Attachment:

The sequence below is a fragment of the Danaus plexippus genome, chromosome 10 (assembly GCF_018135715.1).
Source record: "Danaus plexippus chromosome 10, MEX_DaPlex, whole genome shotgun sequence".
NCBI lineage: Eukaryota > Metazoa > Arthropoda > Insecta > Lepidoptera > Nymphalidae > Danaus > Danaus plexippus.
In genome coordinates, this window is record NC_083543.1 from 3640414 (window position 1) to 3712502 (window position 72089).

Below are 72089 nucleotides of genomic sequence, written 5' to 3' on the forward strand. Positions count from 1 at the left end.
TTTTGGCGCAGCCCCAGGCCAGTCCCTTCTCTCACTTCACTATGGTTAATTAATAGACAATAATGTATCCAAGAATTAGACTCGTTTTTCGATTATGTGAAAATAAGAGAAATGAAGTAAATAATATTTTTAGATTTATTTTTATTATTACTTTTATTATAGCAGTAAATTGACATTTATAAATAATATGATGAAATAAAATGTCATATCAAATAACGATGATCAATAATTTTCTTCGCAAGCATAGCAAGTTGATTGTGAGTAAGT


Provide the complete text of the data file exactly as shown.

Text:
The sequence below is a fragment of the Danaus plexippus genome, chromosome 10 (assembly GCF_018135715.1).
Source record: "Danaus plexippus chromosome 10, MEX_DaPlex, whole genome shotgun sequence".
NCBI lineage: Eukaryota > Metazoa > Arthropoda > Insecta > Lepidoptera > Nymphalidae > Danaus > Danaus plexippus.
In genome coordinates, this window is record NC_083543.1 from 3640414 (window position 1) to 3712502 (window position 72089).

Below are 72089 nucleotides of genomic sequence, written 5' to 3' on the forward strand. Positions count from 1 at the left end.
TTTTGGCGCAGCCCCAGGCCAGTCCCTTCTCTCACTTCACTATGGTTAATTAATAGACAATAATGTATCCAAGAATTAGACTCGTTTTTCGATTATGTGAAAATAAGAGAAATGAAGTAAATAATATTTTTAGATTTATTTTTATTATTACTTTTATTATAGCAGTAAATTGACATTTATAAATAATATGATGAAATAAAATGTCATATCAAATAACGATGATCAATAATTTTCTTCGCAAGCATAGCAAGTTGATTGTGAGTAAGT